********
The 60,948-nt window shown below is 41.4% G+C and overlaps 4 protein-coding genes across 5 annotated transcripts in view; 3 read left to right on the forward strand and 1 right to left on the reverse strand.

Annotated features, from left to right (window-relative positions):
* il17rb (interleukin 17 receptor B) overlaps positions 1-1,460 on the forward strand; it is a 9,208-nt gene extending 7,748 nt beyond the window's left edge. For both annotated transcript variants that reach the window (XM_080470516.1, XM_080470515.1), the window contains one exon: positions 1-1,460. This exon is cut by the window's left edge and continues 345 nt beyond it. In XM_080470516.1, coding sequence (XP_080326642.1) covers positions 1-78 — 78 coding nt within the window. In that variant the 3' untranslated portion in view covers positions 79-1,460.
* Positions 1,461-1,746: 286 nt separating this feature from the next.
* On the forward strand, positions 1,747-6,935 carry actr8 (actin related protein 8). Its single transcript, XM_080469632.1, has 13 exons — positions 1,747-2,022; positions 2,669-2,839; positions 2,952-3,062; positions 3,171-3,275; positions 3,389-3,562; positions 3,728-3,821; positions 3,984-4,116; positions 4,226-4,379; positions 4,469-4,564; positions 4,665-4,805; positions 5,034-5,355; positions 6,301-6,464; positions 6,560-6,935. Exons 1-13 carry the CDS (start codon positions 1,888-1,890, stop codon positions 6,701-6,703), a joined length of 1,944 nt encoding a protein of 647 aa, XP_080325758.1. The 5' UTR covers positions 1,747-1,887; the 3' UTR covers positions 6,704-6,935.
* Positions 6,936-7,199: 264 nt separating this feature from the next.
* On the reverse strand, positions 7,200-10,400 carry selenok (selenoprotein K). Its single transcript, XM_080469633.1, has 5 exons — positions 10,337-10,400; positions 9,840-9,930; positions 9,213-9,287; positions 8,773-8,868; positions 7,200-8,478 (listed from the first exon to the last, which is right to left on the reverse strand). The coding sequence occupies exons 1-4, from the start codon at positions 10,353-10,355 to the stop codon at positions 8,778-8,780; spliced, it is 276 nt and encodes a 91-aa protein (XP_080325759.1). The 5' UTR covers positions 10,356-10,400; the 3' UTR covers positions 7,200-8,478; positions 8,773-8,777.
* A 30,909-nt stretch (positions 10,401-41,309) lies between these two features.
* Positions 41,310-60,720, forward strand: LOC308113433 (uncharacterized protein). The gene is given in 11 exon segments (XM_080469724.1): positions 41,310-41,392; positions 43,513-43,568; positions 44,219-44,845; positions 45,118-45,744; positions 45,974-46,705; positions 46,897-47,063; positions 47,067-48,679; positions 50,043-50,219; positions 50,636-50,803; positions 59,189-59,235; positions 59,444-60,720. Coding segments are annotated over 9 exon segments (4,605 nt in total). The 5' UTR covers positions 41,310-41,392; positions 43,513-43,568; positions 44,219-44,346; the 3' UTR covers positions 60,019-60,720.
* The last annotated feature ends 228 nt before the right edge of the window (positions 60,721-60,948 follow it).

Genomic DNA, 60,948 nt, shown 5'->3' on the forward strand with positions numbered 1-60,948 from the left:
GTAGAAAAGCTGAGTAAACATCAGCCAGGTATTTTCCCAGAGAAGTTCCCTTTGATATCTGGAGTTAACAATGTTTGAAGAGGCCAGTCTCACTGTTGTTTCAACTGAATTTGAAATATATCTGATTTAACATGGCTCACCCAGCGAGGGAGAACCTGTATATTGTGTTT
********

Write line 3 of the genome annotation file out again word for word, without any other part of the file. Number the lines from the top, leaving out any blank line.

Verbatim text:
* il17rb (interleukin 17 receptor B) overlaps positions 1-1,460 on the forward strand; it is a 9,208-nt gene extending 7,748 nt beyond the window's left edge. For both annotated transcript variants that reach the window (XM_080470516.1, XM_080470515.1), the window contains one exon: positions 1-1,460. This exon is cut by the window's left edge and continues 345 nt beyond it. In XM_080470516.1, coding sequence (XP_080326642.1) covers positions 1-78 — 78 coding nt within the window. In that variant the 3' untranslated portion in view covers positions 79-1,460.